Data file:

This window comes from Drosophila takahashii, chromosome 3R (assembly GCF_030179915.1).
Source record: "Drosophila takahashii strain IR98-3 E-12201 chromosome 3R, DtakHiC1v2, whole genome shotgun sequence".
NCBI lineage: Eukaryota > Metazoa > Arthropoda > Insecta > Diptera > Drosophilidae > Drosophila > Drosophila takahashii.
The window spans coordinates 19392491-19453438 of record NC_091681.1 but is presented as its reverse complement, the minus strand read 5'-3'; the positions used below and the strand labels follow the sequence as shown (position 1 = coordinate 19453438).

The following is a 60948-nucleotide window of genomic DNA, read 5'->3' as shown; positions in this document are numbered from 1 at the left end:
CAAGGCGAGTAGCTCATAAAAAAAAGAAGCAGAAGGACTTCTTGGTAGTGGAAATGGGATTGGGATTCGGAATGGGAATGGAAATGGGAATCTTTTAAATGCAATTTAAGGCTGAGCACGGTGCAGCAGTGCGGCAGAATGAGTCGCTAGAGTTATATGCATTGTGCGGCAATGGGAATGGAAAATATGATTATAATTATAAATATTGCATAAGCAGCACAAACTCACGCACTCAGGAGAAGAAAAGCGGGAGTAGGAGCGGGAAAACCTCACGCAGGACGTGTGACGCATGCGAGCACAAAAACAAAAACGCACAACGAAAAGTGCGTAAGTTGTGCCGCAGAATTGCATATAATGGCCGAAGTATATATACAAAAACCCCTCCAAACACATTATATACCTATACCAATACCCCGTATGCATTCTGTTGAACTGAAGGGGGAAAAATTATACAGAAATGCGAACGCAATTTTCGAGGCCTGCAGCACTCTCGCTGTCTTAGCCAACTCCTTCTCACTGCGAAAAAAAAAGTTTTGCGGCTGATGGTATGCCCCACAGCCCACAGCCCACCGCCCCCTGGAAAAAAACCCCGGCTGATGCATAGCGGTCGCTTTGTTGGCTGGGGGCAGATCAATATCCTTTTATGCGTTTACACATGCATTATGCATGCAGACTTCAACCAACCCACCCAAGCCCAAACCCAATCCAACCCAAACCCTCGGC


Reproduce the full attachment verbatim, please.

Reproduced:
This window comes from Drosophila takahashii, chromosome 3R (assembly GCF_030179915.1).
Source record: "Drosophila takahashii strain IR98-3 E-12201 chromosome 3R, DtakHiC1v2, whole genome shotgun sequence".
NCBI lineage: Eukaryota > Metazoa > Arthropoda > Insecta > Diptera > Drosophilidae > Drosophila > Drosophila takahashii.
The window spans coordinates 19392491-19453438 of record NC_091681.1 but is presented as its reverse complement, the minus strand read 5'-3'; the positions used below and the strand labels follow the sequence as shown (position 1 = coordinate 19453438).

The following is a 60948-nucleotide window of genomic DNA, read 5'->3' as shown; positions in this document are numbered from 1 at the left end:
CAAGGCGAGTAGCTCATAAAAAAAAGAAGCAGAAGGACTTCTTGGTAGTGGAAATGGGATTGGGATTCGGAATGGGAATGGAAATGGGAATCTTTTAAATGCAATTTAAGGCTGAGCACGGTGCAGCAGTGCGGCAGAATGAGTCGCTAGAGTTATATGCATTGTGCGGCAATGGGAATGGAAAATATGATTATAATTATAAATATTGCATAAGCAGCACAAACTCACGCACTCAGGAGAAGAAAAGCGGGAGTAGGAGCGGGAAAACCTCACGCAGGACGTGTGACGCATGCGAGCACAAAAACAAAAACGCACAACGAAAAGTGCGTAAGTTGTGCCGCAGAATTGCATATAATGGCCGAAGTATATATACAAAAACCCCTCCAAACACATTATATACCTATACCAATACCCCGTATGCATTCTGTTGAACTGAAGGGGGAAAAATTATACAGAAATGCGAACGCAATTTTCGAGGCCTGCAGCACTCTCGCTGTCTTAGCCAACTCCTTCTCACTGCGAAAAAAAAAGTTTTGCGGCTGATGGTATGCCCCACAGCCCACAGCCCACCGCCCCCTGGAAAAAAACCCCGGCTGATGCATAGCGGTCGCTTTGTTGGCTGGGGGCAGATCAATATCCTTTTATGCGTTTACACATGCATTATGCATGCAGACTTCAACCAACCCACCCAAGCCCAAACCCAATCCAACCCAAACCCTCGGC